A Danish press freedom group said Wednesday it is selling copies of a cartoon of the Prophet Muhammad that caused outrage across the Muslim world.
Some 1,000 printed reproductions of a drawing depicting the prophet wearing a bomb-shaped turban are being sold for 1,400 kroner ($250) each, said Lars Hedegaard, chairman of the Danish Free Press Society.
"All we are doing is starting a debate," Hedegaard said. "We are using our freedom of speech."
Hedegaard said Danish artist Kurt Westergaard, who drew the cartoon in 2005, had given the society permission to produce the copies and sell them. Each numbered copy has been signed by Westergaard, Hedegaard said.
"We have not, and are not, breaking any laws," Hedegaard told The Associated Press.
Westergaard has been living under police protection since an alleged plot to murder him was discovered last year.
Twelve cartoons depicting the prophet, including the one by Westergaard, were published in the Jyllands-Posten newspaper in 2005.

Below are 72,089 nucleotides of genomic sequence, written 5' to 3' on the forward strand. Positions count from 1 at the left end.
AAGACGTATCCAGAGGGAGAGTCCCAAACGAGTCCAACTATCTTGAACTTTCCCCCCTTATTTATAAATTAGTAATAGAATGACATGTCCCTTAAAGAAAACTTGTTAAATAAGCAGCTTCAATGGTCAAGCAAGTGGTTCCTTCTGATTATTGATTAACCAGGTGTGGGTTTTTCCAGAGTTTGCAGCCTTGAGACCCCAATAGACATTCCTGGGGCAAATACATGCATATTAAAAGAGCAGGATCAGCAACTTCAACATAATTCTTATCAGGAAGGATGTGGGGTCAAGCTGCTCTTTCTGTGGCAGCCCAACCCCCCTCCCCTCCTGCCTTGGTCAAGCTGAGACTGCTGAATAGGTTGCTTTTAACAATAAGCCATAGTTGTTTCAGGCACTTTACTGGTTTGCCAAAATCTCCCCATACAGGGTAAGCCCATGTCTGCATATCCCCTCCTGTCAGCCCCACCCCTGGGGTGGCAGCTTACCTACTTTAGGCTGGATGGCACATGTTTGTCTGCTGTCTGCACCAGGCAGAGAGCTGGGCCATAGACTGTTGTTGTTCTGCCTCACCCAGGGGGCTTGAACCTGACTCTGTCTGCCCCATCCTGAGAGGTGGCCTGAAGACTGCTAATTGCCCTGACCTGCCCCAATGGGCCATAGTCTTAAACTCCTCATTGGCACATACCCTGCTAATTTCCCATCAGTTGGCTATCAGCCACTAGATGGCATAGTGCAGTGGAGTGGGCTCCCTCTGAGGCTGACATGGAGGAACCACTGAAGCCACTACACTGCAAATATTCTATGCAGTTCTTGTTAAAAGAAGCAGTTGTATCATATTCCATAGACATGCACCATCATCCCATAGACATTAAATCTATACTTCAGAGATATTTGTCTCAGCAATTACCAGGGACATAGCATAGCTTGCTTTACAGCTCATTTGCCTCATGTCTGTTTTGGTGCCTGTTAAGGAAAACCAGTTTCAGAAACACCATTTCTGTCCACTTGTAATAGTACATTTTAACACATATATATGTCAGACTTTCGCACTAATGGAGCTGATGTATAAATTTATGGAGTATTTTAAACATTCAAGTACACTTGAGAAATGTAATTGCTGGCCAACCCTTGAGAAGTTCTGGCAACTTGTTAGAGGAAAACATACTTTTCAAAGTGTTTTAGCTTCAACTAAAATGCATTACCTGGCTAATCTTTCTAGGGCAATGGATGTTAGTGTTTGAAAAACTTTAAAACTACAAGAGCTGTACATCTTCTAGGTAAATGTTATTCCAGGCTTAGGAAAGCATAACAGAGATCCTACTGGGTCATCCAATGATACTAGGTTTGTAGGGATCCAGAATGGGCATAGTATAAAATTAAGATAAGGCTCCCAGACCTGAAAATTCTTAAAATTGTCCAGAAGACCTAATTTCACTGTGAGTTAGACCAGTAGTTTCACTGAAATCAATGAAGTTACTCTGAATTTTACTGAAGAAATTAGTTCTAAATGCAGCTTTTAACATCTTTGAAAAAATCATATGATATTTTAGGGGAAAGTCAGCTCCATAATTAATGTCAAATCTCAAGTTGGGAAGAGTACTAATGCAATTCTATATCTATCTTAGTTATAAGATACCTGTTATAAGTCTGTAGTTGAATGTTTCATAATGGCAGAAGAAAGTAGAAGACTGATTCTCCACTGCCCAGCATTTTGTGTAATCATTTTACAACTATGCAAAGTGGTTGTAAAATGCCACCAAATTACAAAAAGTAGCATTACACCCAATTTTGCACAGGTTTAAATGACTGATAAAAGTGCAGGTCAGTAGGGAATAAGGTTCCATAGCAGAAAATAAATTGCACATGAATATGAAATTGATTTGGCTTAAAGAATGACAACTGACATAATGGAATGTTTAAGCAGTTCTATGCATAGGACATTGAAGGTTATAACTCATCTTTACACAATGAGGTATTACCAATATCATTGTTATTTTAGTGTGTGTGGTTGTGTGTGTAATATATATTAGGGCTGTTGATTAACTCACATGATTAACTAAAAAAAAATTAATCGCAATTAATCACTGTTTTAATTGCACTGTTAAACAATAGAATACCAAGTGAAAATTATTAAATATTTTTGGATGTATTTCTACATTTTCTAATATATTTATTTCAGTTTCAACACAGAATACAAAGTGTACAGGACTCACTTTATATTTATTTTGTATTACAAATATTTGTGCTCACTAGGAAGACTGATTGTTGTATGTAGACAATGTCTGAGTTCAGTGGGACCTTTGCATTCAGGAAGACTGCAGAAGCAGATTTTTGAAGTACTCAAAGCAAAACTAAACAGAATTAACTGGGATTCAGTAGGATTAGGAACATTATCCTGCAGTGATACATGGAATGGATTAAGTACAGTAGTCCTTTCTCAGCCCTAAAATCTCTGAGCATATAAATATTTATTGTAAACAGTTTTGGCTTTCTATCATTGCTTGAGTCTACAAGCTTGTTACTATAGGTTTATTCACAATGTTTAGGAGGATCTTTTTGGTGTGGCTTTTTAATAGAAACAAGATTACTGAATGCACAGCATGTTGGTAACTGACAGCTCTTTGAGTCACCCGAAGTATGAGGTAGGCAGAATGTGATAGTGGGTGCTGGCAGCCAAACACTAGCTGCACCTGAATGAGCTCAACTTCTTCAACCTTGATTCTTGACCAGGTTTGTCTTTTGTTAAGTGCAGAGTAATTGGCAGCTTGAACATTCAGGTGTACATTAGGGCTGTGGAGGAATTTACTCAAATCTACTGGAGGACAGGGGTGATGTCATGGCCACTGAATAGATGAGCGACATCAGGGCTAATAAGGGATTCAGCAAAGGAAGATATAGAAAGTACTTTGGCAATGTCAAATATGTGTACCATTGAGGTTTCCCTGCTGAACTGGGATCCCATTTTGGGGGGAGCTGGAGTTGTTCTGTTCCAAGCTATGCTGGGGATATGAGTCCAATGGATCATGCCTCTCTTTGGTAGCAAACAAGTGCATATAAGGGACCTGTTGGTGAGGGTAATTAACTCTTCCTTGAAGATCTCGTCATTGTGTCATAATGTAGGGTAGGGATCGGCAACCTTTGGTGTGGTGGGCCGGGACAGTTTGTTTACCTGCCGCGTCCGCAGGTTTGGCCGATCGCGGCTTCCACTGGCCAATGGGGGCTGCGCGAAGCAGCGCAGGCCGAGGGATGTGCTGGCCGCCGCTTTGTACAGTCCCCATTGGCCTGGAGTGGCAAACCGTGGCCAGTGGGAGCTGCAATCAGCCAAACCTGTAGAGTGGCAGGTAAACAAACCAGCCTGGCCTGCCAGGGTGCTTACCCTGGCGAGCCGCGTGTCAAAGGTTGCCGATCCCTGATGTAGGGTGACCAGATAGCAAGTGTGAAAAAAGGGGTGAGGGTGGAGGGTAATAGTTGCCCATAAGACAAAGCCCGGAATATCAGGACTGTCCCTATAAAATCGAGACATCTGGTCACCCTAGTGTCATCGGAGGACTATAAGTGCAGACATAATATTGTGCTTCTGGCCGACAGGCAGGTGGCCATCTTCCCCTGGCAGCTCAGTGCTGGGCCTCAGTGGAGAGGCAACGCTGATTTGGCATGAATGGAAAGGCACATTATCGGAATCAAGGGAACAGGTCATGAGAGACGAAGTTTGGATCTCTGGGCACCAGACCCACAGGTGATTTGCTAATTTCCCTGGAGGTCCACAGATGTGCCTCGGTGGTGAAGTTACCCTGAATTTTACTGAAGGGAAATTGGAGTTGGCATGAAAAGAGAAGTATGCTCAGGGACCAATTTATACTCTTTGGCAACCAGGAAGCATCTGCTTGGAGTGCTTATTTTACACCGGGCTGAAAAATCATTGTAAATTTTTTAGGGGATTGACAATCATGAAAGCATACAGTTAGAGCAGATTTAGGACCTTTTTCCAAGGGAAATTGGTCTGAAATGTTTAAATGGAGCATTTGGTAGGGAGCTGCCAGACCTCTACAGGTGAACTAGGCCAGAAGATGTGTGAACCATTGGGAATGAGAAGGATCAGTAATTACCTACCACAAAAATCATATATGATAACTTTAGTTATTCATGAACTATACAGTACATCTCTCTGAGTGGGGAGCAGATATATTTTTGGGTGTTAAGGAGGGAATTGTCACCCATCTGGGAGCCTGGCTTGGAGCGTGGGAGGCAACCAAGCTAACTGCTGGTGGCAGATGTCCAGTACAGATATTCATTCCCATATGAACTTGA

The following year, they triggered massive protests from Morocco to Indonesia, with rioters torching Danish and other Western diplomatic missions. Some Muslim countries boycotted Danish products.
Islamic law generally opposes any depiction of the prophet for fear it could lead to idolatry.
Throughout the crisis, then Prime Minister Anders Fogh Rasmussen distanced himself from the cartoons but resisted calls to apologize for them, citing freedom of speech and saying his government could not be held responsible for the actions of Denmark's press.
On Saturday, Fogh Rasmussen was chosen to become NATO's new secretary-general despite threats by Turkey, the alliance's only Muslim member, to veto his election.